From formulasearchengine
Jump to navigation Jump to search

Even now, several years after the big breakdown of the financial industry, lending is close to a standstill.

For businesses, especially small businesses, the atmosphere is even more stagnant. Lenders are being extremely aggressive in their selection.
It isn't hard to understand why when looking back at the large numbers of bad loans that caused much of the catastrophe, but it makes getting needed cash flow that small businesses depend upon to stay afloat more difficult. Because of the tighter restrictions, small business owners are turning to credit cards more than ever to find the credit line they used to look to their banker for.

Record High Rates for Business Credit Lending
The SBA Office of Advocacy issued a report showing how the lending atmosphere has affected small business owners. That report showed how small businesses took the largest hit following the lending crisis, and that lending tightened appreciably following 2008.

Part of the reason those banks that offered small business loans turned away from further lending, or closed altogether is that many of the banks that provided help for small businesses did not come under the TARP protection that bailed out the bigger banks.

While business credit cards are easier to obtain than a typical small business bank loan, the interest rates on them now reflect the difficulties the banks are struggling with. Small businesses are risky to start with, but the fact that so many business owners are looking to credit cards has increased the amount of risk the banks that sponsor them are taking on.
Even a business owner with reasonably good credit may be facing a standard interest rate of as much as 15%. If a small business owner has to rely on personal credit ratings to obtain a line of credit and they have a poor credit score, that rate can soar to as much as 23.4%.

What makes credit interest rates so high? The higher the risk the more interest in needed to cover potential losses.
Watch Out for that Hike
Beware of deals on business credit cards that offer 0% financing, or low interest rates. While they can be a good deal, it is important to read the terms of the card and understand them completely. Many of those attractive rates disappear after a short introductory period, and the rates skyrocket to the top of the charts compared with the average business credit card.

When considering one of the appealing low interest/no interest offers, weigh the pros and cons. If you can pay back the amount you use on a business credit card on a monthly basis, those attractive rates aren't helping you any more than a more traditional business credit card.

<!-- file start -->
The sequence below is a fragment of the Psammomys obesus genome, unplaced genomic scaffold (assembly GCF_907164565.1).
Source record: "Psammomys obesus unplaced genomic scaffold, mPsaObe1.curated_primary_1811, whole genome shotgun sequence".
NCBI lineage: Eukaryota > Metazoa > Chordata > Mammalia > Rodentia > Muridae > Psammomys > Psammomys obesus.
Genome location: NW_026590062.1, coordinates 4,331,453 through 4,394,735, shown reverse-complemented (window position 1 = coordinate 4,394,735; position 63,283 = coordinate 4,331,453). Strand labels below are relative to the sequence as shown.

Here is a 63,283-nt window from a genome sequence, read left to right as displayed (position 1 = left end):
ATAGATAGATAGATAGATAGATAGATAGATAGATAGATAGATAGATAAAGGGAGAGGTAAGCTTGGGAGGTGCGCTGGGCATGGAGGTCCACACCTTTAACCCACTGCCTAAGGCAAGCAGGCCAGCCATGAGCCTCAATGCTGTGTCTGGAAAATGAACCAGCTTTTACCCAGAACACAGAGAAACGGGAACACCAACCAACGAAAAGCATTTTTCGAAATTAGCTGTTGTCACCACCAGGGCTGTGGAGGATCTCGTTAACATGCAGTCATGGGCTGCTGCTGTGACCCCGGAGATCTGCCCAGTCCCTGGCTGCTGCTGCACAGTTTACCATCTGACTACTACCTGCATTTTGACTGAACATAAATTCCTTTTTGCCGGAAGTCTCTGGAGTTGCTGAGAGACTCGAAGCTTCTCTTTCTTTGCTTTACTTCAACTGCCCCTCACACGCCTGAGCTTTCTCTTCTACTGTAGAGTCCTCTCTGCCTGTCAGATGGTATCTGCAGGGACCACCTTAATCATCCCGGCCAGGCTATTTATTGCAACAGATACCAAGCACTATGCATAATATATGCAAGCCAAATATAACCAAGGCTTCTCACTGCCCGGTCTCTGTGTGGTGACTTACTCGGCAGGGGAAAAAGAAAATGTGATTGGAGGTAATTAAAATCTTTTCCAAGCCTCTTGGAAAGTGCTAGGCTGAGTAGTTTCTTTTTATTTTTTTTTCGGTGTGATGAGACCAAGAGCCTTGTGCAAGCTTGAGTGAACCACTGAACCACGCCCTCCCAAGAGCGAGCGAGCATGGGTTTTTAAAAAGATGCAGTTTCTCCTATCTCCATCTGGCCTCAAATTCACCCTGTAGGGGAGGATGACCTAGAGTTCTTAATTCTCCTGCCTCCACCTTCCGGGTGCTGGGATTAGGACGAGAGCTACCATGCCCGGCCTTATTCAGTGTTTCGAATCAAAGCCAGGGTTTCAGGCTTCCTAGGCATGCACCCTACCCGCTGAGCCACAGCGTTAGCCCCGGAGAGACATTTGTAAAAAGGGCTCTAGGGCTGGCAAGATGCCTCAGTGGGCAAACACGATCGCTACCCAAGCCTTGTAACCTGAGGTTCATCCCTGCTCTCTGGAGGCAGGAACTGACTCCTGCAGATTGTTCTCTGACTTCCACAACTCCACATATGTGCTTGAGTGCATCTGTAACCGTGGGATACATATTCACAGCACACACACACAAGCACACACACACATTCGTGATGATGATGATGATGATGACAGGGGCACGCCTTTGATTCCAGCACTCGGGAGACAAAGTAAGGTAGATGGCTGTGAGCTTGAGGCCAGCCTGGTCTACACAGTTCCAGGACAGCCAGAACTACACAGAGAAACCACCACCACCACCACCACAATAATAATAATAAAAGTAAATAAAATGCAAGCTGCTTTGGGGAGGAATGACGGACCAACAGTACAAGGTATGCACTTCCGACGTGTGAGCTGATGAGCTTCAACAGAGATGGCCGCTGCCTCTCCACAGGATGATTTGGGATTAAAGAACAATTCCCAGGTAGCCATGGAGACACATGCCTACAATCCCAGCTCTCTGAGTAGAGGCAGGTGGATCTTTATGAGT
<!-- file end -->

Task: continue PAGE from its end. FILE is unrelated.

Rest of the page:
Both would accumulate 0% interest when paid off within the initial cycle.
However, if extra cash is needed for larger purchases to get a business on track, but the total amount can be paid off during the full run of the low interest period those attractive rates can pay off. A business owner can save a lot of money in interest while getting the needed supplies or equipment to get started.

Paying off a credit card debt for longer than the low interest rate period will get expensive, however. If a longer term credit period is necessary, it may be smarter to look at a flat rate card that has a slightly higher rate that will stay consistent.
Obtaining a Business Credit Card Account
Build and create a credit history and identity for your business. Keep your business credit score clean. Whenever possible a business owner should get credit of any type in the company's name, not their own. This is an insurance against losing personal credit if the business fails, but it is even more important than that.

When using personal credit to obtain a business credit card, funding may not be available when you need to make purchases necessary for providing things for the family in an emergency.
Get an EIN from the IRS. The Internal Revenue Service offers Employer Identification Numbers on their website. It is a free service and takes just minutes to complete. This number will take the place of your personal social security number when filling out applications for business credit cards and even loans and other forms of lending.

Have a mailing address or P.O. Box dedicated to your business. Have the address and your business phone number listed in the 411 Assistance and directory listings. This keeps your personal residence separate from the business.
Make sure your business name is consistent. You may be surprised to find you have listed the name of your company differently on various forms, UGG Boots Outlet or in the directories. Make sure to look online at Cheap UGG Sale how your company appears in search engine listings as well. It is not uncommon for new business owners to make the mistake of labeling their business as "ABC Services" on one source and on another, having it show up as "ABC Services, Inc." or some other variation of the same name.

Address listings should always appear the same as well. If your business address is 123 Broad Street, unit 1 it should appear that way at all times. Never substitute "suite" or "#" for the "unit" sign, or vice versa.
Obtain a DUNS number from Dun & Bradstreet. You can get this number on their website for free. The free service can take several weeks, or even months, to complete before you receive the number. Be prepared and apply for the DUNS number in advance of any credit applications.

If you find yourself in a pinch, and need the number immediately, you can pay a fee for same day service.
UGG Boots Sale Protect Your Business Identity
Almost everyone has heard of identity theft. Business owners have to be aware that even a business identity can be at risk. A good way to protect your business identity is to make use of a credit score management system. These services are offered by all of the major business credit monitors such as Dun & Bradstreet, Equifax and Experian.